There are occasions however when even the least imaginative among us cannot remain blind to the spectacle of undeserved suffering of a well-nigh unbearable order. Two great wars have brought home the problem of suffering to many people who had somehow failed to realise that even in times of peace there are millions dying every year in acute distress from causes like hunger and disease that cannot plausibly be ascribed to any fault of their own. It is inevitable that the ordinary thoughtful man confronted by so much undeserved misery should ask himself ‘Is this really compatible with the existence of a righteous and all-powerful God? Could not He with whom “all things are possible” have created a world in which at least the more hideous kinds of suffering could not come about?’ There can be no denying that many reflective and worthy men have felt themselves forced by their inability to return satisfactory answers to such questions as these to doubt or even to disavow their old belief in God as the only alternative to the forfeiture of their intellectual integrity.
So much for the nature of the problem. Let us turn now to consider possible solutions.
2. The easiest solution one which recurs fairly often in the history of theology and which earlier in the present century had a considerable vogue is not strictly speaking a solution of the problem as we have formulated it since it is based upon a modification of one of the premises. God's perfect goodness is a premise that obviously cannot be tampered with. But it is suggested that we do not need to think of God as all-powerful. It is enough that we think of Him as immensely more powerful than any conceivable human being. On that assumption there will be no inconsistency in supposing that there is an independent ‘material’ upon which God works in His creation of the world and that it may prove in some measure refractory; or even in supposing that there is some positive principle of Evil in the Universe such as the Devil of so much early Christian theology which opposes itself to God's beneficent purposes and may bring some of them to naught. Given this limitation of God's power no religious difficulty arises from the incidence of so much undeserved suffering of an intense and prolonged character for we are no longer obliged to conceive it as somehow in accord with the Divine will. On the contrary we can fairly suppose that God would prevent it if He could but that limited as He is by opposing forces He simply is not able.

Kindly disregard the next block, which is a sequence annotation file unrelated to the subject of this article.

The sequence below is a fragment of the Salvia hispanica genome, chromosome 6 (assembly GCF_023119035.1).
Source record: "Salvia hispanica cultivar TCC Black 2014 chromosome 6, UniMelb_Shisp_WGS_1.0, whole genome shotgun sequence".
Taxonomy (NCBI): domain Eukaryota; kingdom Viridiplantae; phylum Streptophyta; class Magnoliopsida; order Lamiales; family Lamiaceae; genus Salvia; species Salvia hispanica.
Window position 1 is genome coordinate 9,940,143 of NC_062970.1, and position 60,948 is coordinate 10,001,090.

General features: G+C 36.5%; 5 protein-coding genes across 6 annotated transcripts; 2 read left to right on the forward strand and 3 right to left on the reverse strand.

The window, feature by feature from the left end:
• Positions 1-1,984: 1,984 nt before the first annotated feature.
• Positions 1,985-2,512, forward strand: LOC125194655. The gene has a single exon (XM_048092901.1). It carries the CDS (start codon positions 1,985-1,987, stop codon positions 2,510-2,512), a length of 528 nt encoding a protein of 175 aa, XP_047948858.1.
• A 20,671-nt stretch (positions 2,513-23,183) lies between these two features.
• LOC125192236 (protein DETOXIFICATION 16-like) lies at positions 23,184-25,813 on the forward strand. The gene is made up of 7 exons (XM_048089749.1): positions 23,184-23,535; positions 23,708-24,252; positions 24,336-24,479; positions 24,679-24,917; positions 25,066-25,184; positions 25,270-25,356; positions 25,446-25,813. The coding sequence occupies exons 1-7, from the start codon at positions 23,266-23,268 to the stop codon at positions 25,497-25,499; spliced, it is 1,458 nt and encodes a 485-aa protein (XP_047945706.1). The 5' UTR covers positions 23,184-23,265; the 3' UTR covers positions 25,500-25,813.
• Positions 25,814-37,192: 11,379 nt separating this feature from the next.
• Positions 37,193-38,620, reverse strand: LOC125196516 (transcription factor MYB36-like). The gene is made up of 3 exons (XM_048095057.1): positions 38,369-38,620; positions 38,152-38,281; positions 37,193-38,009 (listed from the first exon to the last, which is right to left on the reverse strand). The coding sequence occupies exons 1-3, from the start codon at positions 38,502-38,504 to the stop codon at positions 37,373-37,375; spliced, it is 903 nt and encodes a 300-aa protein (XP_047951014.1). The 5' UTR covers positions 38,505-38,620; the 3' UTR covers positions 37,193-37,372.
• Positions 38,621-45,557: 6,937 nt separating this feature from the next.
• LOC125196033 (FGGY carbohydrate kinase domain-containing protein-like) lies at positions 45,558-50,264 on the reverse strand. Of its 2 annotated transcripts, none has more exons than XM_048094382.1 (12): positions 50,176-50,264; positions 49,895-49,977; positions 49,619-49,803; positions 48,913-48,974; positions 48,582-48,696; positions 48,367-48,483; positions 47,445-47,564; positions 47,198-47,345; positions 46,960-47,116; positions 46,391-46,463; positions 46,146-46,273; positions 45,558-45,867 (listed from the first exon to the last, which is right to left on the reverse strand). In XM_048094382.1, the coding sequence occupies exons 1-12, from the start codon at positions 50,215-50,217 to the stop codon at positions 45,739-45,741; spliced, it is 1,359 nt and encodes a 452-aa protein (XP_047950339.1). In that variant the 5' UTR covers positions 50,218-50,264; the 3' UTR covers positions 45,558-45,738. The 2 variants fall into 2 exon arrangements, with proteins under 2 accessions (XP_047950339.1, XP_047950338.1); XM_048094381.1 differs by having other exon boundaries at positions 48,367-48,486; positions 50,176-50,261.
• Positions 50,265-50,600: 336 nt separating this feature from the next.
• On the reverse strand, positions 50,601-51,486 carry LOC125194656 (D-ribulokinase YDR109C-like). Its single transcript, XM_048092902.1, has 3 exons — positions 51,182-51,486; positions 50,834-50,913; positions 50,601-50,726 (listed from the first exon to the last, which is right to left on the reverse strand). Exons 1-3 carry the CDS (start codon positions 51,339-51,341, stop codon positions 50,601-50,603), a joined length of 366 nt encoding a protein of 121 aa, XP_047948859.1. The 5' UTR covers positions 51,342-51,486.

The hypothesis of a Finite God—for that is what it amounts to—though it emerges periodically in theology has a habit of vanishing again with curious rapidity. But perhaps its failure to survive for long is not so very curious. As suggested earlier in this course the religious attitudes of worship and adoration are difficult to sustain in conjunction with an explicit recognition that the Being to whom they are directed is defective or imperfect in any way whatsoever. And we can hardly pretend to ourselves that limitation of power is not an imperfection. Or to look at the same point from a slightly different angle; it is generally accepted that one of the fruits of religious belief where it is sincerely and deeply held is a profound serenity of spirit—‘the peace that passeth all understanding’—based on an absolute assurance that whatever ills and disasters may afflict the world all things are ultimately in God's hands and must in obedience to His will ‘work together for good’. Now this religious peace of mind is just not possible at any rate at a reflective level once the infinitude of God has been compromised and forces independent of God and either actually or potentially hostile to Him have been admitted. We may piously hope for and even persuade ourselves to believe in God's ultimate victory in some cosmic struggle against the Powers of Darkness; but we cannot logically have any assurance of such victory if these contrary forces are thought of as having their existence in complete independence of the Divine Will.